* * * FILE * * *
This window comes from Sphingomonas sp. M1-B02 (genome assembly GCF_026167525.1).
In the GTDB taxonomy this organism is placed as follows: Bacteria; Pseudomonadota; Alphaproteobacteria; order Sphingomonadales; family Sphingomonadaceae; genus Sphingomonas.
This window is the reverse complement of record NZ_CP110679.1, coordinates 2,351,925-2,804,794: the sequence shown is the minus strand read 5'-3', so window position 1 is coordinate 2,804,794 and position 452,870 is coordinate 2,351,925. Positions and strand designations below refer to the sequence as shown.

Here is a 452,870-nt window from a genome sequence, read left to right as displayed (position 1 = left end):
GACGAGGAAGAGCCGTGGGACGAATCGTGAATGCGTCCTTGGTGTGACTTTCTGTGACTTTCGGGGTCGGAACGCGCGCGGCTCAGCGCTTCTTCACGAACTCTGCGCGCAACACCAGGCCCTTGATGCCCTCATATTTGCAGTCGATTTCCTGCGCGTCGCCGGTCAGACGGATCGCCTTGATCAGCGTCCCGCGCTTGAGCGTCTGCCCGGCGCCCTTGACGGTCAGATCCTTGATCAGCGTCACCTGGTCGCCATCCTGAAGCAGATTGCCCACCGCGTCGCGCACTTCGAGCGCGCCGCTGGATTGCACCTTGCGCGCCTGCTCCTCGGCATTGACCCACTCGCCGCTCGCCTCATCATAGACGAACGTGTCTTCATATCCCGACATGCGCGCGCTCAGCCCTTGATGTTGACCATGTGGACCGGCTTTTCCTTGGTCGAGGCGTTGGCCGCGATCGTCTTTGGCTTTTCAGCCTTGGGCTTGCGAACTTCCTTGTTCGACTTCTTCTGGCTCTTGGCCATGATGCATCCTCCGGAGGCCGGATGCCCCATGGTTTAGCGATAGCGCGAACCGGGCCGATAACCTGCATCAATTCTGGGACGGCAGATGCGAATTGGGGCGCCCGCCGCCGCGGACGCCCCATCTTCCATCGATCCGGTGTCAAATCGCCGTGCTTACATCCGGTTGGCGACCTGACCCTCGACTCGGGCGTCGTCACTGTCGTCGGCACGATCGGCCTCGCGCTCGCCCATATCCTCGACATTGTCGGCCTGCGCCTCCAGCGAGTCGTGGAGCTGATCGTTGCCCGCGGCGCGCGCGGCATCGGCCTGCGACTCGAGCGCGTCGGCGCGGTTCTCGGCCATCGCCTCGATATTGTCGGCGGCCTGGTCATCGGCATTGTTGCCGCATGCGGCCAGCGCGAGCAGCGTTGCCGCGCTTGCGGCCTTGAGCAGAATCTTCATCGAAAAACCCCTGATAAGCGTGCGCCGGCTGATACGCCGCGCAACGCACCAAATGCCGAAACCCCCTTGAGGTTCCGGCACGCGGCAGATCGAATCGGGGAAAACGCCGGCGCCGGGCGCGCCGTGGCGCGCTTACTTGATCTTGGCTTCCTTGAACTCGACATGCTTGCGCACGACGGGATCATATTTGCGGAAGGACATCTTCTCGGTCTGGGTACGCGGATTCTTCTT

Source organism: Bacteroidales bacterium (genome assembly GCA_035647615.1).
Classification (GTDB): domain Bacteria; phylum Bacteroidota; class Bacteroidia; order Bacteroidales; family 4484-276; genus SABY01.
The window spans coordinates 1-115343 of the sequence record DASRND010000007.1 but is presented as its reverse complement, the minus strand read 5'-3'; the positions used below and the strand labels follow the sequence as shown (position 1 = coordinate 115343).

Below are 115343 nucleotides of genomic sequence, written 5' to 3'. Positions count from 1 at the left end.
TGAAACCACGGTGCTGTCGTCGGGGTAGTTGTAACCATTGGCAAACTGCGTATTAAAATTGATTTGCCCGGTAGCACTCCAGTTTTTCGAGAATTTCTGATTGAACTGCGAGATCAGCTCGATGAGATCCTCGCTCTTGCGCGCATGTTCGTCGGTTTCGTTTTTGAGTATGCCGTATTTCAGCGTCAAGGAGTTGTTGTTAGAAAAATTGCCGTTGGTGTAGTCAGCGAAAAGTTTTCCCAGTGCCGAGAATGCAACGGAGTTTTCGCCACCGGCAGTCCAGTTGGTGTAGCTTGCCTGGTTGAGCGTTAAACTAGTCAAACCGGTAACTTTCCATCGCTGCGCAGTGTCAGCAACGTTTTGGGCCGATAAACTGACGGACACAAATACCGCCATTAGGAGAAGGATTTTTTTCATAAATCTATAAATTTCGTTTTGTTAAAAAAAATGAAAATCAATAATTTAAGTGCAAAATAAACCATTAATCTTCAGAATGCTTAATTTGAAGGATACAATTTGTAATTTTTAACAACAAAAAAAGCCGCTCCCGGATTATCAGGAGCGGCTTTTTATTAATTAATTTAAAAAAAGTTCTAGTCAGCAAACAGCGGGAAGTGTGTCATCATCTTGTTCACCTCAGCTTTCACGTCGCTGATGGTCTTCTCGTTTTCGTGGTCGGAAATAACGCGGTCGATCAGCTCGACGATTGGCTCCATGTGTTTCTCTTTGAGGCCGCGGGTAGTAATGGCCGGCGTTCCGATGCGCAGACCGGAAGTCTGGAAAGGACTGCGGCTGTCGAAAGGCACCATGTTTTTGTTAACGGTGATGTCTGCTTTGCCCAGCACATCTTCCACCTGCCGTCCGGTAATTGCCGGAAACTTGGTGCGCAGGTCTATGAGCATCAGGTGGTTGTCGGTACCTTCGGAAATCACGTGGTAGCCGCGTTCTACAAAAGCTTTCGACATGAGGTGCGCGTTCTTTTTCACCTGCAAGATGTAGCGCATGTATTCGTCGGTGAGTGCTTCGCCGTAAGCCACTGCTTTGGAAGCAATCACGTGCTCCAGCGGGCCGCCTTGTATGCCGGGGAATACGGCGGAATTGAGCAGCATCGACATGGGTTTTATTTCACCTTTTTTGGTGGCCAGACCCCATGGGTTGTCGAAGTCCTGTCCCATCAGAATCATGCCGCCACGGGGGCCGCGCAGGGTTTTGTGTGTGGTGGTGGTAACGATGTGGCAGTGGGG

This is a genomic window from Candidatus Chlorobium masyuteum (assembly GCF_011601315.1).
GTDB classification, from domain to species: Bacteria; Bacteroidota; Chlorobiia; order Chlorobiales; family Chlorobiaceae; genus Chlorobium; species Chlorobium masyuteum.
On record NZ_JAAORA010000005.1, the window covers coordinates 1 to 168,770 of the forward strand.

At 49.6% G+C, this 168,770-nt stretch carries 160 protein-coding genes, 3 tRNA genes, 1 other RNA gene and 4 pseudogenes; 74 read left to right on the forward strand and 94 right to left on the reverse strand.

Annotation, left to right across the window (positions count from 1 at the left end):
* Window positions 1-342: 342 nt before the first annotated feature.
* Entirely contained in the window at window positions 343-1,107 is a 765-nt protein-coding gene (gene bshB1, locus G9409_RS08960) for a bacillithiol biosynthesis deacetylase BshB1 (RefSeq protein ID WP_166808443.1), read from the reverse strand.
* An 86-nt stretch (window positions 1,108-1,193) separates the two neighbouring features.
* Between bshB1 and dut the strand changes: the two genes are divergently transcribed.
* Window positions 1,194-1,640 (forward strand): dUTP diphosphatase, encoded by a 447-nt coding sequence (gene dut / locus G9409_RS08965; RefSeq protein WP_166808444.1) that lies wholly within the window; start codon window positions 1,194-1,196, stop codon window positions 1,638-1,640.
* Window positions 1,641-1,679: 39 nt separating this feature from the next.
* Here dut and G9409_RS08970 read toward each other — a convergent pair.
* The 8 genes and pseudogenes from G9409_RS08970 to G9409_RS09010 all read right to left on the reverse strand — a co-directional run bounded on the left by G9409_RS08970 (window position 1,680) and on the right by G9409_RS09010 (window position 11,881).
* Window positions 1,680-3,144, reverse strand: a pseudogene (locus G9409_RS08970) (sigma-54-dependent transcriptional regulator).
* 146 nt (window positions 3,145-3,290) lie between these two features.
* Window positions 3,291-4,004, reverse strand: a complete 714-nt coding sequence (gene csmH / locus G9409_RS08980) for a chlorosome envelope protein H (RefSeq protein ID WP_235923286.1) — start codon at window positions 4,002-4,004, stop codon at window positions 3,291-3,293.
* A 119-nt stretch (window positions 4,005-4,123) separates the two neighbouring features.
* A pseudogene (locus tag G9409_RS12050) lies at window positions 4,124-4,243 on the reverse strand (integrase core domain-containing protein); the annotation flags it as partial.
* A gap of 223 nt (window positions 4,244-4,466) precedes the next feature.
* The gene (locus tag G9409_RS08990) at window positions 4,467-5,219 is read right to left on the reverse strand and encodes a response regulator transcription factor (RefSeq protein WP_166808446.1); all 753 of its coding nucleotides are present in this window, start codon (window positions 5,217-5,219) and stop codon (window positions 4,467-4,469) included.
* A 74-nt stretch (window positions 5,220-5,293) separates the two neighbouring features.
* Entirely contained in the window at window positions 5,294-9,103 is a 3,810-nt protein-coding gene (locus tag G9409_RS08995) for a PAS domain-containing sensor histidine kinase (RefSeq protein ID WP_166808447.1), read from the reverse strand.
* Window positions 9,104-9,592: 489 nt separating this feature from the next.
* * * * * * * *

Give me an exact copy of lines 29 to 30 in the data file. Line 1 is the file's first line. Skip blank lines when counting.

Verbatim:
* A gap of 223 nt (window positions 4,244-4,466) precedes the next feature.
* The gene (locus tag G9409_RS08990) at window positions 4,467-5,219 is read right to left on the reverse strand and encodes a response regulator transcription factor (RefSeq protein WP_166808446.1); all 753 of its coding nucleotides are present in this window, start codon (window positions 5,217-5,219) and stop codon (window positions 4,467-4,469) included.